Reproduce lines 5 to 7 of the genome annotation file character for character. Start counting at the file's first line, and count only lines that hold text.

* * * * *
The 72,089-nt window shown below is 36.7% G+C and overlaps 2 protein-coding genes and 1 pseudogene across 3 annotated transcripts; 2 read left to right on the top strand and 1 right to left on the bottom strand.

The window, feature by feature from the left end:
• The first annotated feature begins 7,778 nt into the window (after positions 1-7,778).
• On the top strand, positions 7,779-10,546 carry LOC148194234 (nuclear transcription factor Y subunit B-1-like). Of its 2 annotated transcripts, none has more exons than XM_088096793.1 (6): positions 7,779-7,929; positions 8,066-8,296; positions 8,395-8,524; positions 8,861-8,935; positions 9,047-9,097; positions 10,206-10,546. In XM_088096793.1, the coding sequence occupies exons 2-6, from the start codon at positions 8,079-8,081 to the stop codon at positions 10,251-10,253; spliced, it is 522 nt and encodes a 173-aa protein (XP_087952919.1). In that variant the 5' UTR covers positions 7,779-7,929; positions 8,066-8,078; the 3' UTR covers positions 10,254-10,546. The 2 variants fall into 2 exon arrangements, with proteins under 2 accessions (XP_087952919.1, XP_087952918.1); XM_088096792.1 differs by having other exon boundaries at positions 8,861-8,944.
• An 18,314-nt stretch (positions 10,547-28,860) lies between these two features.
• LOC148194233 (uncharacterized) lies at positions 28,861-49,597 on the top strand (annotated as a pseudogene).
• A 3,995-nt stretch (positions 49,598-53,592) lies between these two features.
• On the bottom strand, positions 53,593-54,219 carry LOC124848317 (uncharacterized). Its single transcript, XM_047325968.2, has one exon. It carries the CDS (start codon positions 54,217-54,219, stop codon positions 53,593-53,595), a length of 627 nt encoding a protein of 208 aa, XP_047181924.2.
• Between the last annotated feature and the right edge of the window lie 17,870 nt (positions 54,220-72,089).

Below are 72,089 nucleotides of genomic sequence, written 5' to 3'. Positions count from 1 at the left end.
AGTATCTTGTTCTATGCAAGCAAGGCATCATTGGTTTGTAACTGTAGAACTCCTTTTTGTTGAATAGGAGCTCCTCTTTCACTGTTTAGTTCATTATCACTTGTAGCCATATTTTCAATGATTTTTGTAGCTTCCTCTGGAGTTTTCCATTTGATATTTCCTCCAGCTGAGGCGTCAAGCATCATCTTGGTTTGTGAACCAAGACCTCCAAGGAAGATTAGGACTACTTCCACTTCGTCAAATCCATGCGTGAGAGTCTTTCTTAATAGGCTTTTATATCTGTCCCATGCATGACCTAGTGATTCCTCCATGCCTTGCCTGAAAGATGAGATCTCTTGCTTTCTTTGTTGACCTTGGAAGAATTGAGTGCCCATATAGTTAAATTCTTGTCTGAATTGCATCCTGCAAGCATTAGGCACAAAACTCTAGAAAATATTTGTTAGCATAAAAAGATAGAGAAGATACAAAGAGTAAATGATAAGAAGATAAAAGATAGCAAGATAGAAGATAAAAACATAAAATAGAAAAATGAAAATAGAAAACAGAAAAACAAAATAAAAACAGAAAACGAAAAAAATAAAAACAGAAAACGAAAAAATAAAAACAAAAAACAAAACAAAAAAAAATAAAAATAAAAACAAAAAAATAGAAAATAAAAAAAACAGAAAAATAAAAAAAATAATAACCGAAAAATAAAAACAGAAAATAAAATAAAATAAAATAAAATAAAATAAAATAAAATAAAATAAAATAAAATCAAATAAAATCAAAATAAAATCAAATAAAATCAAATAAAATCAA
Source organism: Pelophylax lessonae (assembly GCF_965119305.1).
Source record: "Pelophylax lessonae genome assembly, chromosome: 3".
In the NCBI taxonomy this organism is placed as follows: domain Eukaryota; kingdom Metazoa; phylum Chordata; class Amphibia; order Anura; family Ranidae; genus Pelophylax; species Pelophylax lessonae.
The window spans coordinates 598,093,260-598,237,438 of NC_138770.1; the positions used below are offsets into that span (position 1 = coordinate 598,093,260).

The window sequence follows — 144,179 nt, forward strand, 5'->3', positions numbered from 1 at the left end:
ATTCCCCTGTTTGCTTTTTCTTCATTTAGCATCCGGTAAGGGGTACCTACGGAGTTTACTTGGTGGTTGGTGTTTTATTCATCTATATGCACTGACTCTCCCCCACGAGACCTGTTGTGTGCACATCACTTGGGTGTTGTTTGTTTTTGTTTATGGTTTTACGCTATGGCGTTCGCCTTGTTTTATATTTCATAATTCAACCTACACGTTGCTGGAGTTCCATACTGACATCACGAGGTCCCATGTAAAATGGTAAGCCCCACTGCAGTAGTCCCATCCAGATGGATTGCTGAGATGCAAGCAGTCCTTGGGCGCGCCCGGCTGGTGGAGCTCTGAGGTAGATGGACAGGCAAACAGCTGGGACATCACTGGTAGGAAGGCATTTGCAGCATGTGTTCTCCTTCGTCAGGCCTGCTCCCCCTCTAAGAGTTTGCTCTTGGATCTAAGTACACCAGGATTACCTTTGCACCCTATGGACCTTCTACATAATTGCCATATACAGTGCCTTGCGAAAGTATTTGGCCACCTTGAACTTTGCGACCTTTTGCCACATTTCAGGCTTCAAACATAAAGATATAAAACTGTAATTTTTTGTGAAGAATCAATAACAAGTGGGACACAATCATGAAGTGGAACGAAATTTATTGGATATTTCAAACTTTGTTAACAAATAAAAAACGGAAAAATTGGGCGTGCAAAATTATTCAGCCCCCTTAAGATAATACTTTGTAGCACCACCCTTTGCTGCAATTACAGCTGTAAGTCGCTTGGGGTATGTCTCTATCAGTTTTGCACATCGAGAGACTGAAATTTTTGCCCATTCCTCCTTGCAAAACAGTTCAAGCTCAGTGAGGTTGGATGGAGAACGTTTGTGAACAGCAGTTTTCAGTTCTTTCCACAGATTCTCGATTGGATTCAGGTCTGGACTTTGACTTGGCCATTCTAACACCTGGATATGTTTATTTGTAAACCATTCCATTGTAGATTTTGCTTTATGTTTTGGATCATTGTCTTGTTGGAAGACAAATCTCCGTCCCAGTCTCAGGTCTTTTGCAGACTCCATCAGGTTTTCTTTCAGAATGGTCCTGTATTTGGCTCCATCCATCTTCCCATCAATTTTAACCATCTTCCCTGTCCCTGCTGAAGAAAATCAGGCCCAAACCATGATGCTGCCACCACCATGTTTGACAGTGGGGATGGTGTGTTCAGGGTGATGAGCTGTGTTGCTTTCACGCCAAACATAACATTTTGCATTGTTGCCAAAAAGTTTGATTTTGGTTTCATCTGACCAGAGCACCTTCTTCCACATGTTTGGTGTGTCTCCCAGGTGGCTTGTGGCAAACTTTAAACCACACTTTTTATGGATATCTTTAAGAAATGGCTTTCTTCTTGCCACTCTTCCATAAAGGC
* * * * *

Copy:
• An 18,314-nt stretch (positions 10,547-28,860) lies between these two features.
• LOC148194233 (uncharacterized) lies at positions 28,861-49,597 on the top strand (annotated as a pseudogene).
• A 3,995-nt stretch (positions 49,598-53,592) lies between these two features.